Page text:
After about six years or so your lavender bush will start to get woody at the base and foilage will progressively only appear at the top of the plant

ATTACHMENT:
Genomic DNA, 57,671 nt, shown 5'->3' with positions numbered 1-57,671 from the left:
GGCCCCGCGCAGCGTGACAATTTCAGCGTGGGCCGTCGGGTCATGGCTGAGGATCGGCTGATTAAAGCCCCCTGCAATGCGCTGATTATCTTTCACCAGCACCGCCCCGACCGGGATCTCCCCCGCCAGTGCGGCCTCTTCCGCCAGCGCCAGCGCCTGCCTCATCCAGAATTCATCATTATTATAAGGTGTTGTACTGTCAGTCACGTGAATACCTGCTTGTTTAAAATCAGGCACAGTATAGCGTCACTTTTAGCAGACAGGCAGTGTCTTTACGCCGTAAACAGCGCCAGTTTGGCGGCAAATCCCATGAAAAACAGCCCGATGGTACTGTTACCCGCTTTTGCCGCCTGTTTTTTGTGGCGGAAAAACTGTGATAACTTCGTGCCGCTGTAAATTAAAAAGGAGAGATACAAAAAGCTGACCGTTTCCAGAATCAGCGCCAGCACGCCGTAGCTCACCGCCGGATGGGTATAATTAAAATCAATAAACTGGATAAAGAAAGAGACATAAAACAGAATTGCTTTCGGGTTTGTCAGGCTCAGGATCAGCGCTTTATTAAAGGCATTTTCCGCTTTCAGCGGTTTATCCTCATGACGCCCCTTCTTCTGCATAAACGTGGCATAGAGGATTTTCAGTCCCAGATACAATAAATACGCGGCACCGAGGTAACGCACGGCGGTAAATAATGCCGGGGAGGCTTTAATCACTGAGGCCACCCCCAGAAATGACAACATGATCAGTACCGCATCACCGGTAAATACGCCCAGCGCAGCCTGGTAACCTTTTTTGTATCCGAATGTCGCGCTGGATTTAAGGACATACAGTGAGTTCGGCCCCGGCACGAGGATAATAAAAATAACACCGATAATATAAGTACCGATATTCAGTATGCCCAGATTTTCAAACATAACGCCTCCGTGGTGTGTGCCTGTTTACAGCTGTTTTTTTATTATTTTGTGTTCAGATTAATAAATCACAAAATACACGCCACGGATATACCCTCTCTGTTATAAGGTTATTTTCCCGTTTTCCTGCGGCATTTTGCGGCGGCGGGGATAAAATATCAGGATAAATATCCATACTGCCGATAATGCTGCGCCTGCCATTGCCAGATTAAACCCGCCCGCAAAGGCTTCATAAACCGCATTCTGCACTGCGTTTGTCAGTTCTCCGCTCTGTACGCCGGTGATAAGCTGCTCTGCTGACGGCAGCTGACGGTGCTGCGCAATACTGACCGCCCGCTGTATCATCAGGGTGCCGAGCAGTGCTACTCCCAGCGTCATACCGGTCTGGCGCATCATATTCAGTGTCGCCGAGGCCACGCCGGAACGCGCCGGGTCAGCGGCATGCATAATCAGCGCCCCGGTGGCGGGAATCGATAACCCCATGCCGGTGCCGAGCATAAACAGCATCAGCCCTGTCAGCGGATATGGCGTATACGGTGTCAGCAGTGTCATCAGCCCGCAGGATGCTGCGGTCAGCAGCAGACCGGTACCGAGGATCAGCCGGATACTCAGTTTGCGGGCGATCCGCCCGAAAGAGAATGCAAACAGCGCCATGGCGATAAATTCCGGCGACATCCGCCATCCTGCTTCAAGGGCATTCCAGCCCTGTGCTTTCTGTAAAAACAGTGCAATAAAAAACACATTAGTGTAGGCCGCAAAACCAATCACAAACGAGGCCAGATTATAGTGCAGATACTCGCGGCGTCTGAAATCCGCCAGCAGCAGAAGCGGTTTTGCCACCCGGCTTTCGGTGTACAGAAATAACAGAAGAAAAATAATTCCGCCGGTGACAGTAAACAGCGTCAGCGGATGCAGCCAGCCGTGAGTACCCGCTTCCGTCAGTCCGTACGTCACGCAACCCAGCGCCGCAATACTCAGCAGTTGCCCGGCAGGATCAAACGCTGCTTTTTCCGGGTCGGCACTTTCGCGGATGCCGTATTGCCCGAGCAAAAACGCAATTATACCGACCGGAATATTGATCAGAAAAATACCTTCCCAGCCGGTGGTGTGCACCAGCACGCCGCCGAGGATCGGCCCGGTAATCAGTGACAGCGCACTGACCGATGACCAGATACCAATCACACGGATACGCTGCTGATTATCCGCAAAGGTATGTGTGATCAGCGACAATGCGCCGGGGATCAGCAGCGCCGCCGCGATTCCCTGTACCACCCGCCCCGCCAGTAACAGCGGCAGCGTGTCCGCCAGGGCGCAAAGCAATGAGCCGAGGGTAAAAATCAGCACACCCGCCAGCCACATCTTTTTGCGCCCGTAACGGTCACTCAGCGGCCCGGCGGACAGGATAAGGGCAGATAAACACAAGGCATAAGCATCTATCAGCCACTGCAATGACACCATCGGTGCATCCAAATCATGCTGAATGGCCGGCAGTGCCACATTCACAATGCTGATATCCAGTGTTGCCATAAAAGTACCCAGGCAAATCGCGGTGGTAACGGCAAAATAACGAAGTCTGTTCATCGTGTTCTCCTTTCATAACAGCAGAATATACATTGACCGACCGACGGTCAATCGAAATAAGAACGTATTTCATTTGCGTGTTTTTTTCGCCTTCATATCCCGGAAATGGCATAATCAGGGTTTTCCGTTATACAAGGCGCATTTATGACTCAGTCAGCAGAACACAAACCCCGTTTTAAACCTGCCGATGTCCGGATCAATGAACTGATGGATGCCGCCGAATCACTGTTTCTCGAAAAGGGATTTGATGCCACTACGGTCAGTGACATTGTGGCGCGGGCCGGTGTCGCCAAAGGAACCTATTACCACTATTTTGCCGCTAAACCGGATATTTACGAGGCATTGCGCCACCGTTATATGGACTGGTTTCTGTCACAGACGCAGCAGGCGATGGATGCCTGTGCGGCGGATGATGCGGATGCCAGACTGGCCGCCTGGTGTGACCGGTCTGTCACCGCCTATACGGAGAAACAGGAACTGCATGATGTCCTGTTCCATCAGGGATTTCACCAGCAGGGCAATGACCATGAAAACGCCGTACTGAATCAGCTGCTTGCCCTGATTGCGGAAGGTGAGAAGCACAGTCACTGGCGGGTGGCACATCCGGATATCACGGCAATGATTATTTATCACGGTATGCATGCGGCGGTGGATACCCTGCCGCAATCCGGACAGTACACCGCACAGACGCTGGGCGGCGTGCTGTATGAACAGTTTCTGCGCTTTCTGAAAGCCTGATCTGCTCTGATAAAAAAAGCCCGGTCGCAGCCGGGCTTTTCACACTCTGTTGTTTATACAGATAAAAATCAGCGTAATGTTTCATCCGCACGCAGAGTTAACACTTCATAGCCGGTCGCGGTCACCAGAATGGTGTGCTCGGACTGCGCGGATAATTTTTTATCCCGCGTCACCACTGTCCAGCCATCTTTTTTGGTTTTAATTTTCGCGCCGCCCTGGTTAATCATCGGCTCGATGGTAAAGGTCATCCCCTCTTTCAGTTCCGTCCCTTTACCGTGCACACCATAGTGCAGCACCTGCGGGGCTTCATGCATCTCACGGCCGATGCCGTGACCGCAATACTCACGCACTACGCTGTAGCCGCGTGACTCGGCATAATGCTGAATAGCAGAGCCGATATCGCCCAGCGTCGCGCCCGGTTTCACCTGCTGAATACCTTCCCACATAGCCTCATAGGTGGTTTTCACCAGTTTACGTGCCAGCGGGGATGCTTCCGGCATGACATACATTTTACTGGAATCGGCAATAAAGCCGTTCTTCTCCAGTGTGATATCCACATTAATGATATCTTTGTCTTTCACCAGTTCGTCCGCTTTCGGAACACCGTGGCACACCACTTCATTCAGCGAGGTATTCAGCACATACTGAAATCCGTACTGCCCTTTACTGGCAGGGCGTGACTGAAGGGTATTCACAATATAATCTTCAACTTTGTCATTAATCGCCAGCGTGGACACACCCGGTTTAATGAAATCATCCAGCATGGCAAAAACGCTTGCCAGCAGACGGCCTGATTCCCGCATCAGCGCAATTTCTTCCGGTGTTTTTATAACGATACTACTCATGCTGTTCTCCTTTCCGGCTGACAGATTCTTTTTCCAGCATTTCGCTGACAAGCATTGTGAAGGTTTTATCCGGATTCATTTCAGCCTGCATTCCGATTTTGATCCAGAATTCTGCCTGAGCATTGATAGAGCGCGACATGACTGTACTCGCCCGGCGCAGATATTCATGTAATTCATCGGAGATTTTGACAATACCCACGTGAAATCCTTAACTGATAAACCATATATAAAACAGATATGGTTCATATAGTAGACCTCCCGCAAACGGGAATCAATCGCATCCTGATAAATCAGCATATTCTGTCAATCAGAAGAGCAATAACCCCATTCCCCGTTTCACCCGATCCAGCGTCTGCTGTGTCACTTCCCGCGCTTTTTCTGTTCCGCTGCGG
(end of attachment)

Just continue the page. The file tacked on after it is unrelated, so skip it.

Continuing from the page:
If you are one of those who simply cannot destroy a long serving plant then try to encourage new growth at the base by pruning in  three stages. STAGE 1 Cut the foliage back by about one third in spring. This will cause the lavender to put on new bushy growth. STAGE 2 When the new growth appears leave if for a month or so and then cut back that growth by half. This may well cause foliage to appear at the base. If it doesn't work, and often this the case, then all hope is lost! STAGE 3 If stage 2 did work then the final step is to prune out the old growth so that it is about 5cm (2in) above the new growth. Never prune into old wood which has no new growth from it. If you do this the old wood will never be productive again. LAVENDER PEST AND DISEASE Lavender has very few pests and diseases. There is a widely held but unproven theory that lavender prevents diseases in other plants. The most evidence we have is that it does  reduce the amount of greenfly and white fly. PESTS Lavender is remarkably free from pests. It is occasionally affected by cuckoo spit (caused by froghoppers / green capsid bug). It is a bit unsightly but causes no damage at all. DISEASE Lavender is also mainly free from pests. The diseases noted below are a rare occurrence. Alfa Mosaic Virus is fatal. It can be identified by yellow areas appearing on the leaves. If left, the leaves will distort and the plant  will eventually die. It is spread by aphid and human contact. As soon as it is noticed the plant should be dug up and burnt. Shab (Phomopsis lavandulae) will also kill lavender plants. Several decades ago this disease decimated most of the commercially  grown crops in the UK. But it has not been seen for 30 years or more.